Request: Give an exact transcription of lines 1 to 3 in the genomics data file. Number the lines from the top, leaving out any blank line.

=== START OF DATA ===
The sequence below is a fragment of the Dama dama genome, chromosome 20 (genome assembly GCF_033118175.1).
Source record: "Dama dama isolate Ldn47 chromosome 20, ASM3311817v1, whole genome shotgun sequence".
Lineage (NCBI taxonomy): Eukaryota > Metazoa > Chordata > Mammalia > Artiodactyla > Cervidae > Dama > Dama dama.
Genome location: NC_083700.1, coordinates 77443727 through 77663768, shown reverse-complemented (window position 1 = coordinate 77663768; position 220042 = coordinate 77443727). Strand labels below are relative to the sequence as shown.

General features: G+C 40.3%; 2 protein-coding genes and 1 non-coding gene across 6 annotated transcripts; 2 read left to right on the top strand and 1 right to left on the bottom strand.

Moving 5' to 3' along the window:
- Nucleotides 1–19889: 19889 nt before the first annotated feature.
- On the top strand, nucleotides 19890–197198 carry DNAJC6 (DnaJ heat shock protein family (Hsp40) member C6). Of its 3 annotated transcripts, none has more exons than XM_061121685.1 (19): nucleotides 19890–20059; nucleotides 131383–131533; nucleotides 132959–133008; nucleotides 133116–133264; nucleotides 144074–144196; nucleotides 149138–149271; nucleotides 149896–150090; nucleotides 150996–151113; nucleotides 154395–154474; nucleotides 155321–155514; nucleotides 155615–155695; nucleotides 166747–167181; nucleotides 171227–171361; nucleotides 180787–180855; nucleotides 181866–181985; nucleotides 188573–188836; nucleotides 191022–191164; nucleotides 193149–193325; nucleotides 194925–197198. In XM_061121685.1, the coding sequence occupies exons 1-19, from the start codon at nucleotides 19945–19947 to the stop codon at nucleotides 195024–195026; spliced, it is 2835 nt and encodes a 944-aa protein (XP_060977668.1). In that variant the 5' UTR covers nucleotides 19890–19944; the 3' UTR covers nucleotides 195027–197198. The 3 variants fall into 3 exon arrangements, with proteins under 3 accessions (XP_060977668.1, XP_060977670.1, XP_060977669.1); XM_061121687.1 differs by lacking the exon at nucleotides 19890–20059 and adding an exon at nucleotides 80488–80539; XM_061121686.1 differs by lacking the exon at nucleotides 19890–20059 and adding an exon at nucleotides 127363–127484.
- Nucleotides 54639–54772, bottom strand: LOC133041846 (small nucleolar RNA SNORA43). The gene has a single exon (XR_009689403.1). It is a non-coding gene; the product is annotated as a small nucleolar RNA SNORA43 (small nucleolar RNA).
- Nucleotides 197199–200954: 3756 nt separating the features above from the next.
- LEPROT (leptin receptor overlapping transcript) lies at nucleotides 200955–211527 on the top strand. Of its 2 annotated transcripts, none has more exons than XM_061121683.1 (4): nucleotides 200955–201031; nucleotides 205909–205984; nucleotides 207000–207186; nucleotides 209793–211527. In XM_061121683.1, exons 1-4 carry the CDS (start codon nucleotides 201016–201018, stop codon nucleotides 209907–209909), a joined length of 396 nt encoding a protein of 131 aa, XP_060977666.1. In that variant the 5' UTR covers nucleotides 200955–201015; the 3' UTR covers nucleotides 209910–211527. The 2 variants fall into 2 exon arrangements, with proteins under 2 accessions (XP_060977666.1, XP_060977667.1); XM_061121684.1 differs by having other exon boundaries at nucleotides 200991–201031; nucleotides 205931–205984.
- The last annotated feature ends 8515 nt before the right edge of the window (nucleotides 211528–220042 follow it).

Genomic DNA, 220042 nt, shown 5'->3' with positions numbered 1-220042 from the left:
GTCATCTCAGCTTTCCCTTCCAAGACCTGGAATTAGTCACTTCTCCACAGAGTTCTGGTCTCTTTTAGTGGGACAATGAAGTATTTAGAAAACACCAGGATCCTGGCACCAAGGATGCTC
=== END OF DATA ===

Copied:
The sequence below is a fragment of the Dama dama genome, chromosome 20 (genome assembly GCF_033118175.1).
Source record: "Dama dama isolate Ldn47 chromosome 20, ASM3311817v1, whole genome shotgun sequence".
Lineage (NCBI taxonomy): Eukaryota > Metazoa > Chordata > Mammalia > Artiodactyla > Cervidae > Dama > Dama dama.